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Military & Veterans' Issues

Vaccine Distribution Begins At Lackland, Audie Murphy VA To Follow

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Airman 1st Class Melody Bordeux / 59th Medical Wing Public Affairs
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Airman 1st Class Kimber Bernau, 59th Medical Wing Family Emergency Clinic medical technician, administers the San Antonio Military Health System’s first Pfizer COVID-19 vaccine shot to Maj. Andrew Gausepohl, Dec. 14, 2020, at Wilford Hall Ambulatory Surgical Center, Joint Base San Antonio-Lackland, Texas.

The San Antonio Military Health System began administering the Pfizer BioNTech COVID-19 vaccine to its highest-risk workers this week.

Arrival and distribution of the vaccine started Monday morning at Joint Base-San Antonio Lackland, following the Food and Drug Administration's emergency use authorization over the weekend.

The first in line to receive the vaccine was Air Force Maj. Andrew Gausepohl, medical director of the 59th Medical Wing's Family Emergency Center.

“It was clearly an honor to be the first in line,” said Gausepohl, who bared his arm at Wilford Hall before a crowd of about 50 people. “It wasn’t for me. It was for my patients. It was for the patients that I can now see so I don’t have to be concerned about spreading the disease.”

Gausepohl pointed out that coronavirus had hurt medical providers’ ability to care for patients — in part because the additional personal protective measures were so time-consuming.

“COVID has really been a detriment… We have to change our operations in order to better fit patients and put them in the right care model every single time,” he said.

Gausepohl explained that he had initially experienced some soreness at the vaccine injection site but said he felt fine Tuesday. He joined Maj. Gen. John DeGoes, 59th Medical Wing commander and director of the San Antonio Military Health System, and Brig. Gen. Shan K Bagby, commander of Brooke Army Medical Center, on a Zoom conference call with reporters.

The officials outlined their plans for vaccine distribution, which will soon include Brooke Army Medical Center. Part of the challenge is cold storage capacity and making sure the vaccine stays at minus 80 Celsius during transfer.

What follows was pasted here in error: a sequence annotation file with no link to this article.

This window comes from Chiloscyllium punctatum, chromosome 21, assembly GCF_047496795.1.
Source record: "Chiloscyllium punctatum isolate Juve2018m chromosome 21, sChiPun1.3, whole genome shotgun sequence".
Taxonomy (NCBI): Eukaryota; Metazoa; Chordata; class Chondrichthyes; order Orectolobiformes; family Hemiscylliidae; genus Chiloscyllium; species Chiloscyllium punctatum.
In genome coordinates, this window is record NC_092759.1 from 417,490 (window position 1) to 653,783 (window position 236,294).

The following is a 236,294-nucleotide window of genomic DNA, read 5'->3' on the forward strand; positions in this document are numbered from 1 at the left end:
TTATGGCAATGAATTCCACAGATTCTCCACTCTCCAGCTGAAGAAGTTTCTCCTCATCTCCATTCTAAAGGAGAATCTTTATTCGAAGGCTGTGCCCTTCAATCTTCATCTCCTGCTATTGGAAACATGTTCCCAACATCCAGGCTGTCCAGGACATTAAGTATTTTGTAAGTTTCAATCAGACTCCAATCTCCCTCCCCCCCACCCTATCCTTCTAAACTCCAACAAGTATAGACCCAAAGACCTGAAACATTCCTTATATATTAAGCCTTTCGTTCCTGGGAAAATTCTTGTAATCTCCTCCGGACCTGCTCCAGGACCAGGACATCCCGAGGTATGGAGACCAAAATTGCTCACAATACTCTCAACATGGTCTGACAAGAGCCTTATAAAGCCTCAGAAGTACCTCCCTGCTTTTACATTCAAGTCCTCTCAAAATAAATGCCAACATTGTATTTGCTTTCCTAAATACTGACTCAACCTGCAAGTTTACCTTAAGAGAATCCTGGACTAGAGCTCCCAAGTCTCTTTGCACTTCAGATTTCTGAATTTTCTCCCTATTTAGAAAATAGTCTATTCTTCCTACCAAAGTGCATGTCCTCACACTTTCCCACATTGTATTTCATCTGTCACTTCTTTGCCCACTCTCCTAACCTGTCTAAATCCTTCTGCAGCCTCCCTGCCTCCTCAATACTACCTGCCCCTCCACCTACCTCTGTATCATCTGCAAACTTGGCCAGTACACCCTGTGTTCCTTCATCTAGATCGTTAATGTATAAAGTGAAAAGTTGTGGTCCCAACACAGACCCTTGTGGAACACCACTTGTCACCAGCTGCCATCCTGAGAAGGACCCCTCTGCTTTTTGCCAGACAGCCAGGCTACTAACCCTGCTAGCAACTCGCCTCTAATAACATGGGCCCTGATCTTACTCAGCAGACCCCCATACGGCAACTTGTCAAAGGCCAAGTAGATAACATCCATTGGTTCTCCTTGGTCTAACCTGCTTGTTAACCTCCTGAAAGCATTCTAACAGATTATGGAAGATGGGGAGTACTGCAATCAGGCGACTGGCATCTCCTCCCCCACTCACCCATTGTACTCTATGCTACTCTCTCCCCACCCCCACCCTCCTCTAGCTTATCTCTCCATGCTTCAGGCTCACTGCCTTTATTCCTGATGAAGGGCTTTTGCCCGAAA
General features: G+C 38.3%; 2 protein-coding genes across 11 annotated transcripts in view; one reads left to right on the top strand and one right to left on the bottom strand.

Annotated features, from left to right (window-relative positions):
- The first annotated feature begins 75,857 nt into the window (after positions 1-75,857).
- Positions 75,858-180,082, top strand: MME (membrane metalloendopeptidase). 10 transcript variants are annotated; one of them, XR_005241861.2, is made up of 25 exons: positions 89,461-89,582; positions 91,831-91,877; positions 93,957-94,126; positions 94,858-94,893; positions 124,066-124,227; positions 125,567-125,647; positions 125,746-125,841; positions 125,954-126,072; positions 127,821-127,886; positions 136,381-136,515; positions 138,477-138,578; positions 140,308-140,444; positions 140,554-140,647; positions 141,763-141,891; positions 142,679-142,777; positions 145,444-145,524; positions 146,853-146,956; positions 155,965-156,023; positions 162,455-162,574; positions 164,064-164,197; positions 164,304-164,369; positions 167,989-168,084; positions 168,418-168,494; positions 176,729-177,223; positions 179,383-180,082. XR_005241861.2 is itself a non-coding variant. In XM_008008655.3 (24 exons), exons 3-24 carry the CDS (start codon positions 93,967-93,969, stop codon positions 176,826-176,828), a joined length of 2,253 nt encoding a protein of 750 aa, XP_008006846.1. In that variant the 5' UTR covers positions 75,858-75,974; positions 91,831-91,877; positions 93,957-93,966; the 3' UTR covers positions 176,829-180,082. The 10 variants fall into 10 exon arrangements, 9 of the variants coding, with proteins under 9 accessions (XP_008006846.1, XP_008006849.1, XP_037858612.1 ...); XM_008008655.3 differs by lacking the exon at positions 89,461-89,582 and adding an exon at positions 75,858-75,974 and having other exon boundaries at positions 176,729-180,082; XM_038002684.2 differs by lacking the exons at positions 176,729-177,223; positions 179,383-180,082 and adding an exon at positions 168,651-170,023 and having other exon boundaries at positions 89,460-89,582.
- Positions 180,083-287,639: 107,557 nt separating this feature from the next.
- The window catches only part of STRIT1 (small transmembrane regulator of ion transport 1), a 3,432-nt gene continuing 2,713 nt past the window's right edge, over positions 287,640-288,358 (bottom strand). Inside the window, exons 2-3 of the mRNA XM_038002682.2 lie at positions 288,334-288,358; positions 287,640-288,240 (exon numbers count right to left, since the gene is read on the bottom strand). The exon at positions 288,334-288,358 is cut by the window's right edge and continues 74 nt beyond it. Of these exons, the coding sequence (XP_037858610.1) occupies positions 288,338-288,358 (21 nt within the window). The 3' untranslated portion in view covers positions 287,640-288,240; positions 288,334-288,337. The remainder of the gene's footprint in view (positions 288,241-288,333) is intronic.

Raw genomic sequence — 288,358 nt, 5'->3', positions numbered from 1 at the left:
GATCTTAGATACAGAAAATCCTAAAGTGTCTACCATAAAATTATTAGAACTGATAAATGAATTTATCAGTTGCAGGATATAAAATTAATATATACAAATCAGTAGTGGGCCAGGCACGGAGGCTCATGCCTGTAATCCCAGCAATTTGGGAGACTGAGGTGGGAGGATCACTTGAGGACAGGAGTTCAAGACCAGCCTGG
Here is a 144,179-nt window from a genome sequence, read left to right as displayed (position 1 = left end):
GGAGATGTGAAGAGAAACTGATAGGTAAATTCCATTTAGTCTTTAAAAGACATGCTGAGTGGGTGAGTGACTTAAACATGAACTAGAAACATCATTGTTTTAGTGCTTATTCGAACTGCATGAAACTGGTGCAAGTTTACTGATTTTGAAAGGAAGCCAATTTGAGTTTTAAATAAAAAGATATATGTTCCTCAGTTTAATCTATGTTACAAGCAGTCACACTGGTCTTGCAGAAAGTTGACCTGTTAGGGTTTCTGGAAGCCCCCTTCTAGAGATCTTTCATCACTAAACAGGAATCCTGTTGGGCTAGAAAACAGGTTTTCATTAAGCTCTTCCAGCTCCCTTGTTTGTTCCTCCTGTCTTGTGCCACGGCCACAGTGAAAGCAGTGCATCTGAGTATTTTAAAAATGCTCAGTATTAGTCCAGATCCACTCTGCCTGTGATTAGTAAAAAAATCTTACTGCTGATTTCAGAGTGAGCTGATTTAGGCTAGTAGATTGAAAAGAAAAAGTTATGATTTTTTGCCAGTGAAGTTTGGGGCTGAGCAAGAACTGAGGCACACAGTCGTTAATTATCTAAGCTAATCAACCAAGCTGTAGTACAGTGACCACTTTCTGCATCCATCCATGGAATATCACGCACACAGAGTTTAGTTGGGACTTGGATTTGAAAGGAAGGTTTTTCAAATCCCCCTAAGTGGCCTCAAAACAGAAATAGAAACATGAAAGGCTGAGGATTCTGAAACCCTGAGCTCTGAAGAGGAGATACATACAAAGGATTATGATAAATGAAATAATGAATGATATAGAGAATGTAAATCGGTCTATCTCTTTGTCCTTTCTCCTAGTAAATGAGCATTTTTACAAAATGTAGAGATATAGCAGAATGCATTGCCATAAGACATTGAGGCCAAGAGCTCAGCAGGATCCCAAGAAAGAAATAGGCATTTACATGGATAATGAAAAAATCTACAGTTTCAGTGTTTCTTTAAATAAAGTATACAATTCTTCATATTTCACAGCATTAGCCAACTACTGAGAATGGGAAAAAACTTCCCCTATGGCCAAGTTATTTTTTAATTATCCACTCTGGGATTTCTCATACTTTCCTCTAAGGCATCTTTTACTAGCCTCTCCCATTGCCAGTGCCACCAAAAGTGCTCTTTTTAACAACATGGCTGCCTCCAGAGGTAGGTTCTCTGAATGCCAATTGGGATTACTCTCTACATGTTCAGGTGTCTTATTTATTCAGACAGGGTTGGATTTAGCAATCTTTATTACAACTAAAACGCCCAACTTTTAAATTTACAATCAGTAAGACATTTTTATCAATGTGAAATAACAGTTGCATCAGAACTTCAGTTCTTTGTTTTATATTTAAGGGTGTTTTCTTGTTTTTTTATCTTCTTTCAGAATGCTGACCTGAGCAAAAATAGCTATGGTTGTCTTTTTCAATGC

“At BAMC, we are in the process of doing lessons learned in a collaborative approach and walking through our process to validate the transfer from Wilford Hall to BAMC — the storage, the distribution and then the delivery of the vaccine shortly,” Bagby said.

“We continue to focus on education, on explaining why this vaccine is incredibly important for our health care workers and all recipients as we move down the prioritization schema so that we can move towards immunizing the population against the COVID-19 disease,” said DeGoes.

After the highest-risk health care workers receive the vaccine, first responders and military personnel with a national security imperative are next in line. SAMHS will then move on to its most vulnerable patients: primarily the elderly and those with significant medical problems.

The healthier and younger active duty population is further down the list. Those in Basic Military Training at Lackland could start receiving doses in March or April, DeGoes said.

San Antonio’s Audie Murphy VA Hospital Will Start Administering Vaccines Soon

San Antonio’s Audie Murphy VA Hospital will also begin administering the Pfizer’s COVID-19 vaccine to veterans and healthcare workers this week.

“After many months of tireless efforts, we are thrilled the vaccine is here and honored to be one of the first VA sites to administer it,” said Christopher Sandles, director and CEO of the South Texas Veterans Healthcare System. “We are following the VA COVID-19 Vaccine Distribution Plan to ensure a safe, evidence-based and equity-focused vaccine rollout for VA frontline workers and veterans.”

The San Antonio VA was one of the first 37 sites chosen by the Department of Veterans Affairs to distribute the vaccine, according to a release. That decision was due in part to its ability to vaccinate large numbers of people and store the vaccine at extremely cold temperatures.

“VA employees have provided life-saving COVID-19 care to thousands upon thousands of people, and this plan demonstrates how the department continues to play a crucial role in the nation’s response to the pandemic,” said VA Secretary Robert Wilkie.

Veterans in VA’s long-term care facilities will be the first patient group to be vaccinated. As supplies increase, more veterans will receive vaccinations based on factors like age and existing health problems that increase their risk.

Those within the South Texas Veterans Health System who receive the vaccine will be monitored for side effects.

The VA will report all vaccine doses it administers directly to the CDC. The department will also provide general public updates on the number of people who receive the vaccination at its sites.

To get additional information, veterans can visit the VA Coronavirus Vaccine FAQs webpage.

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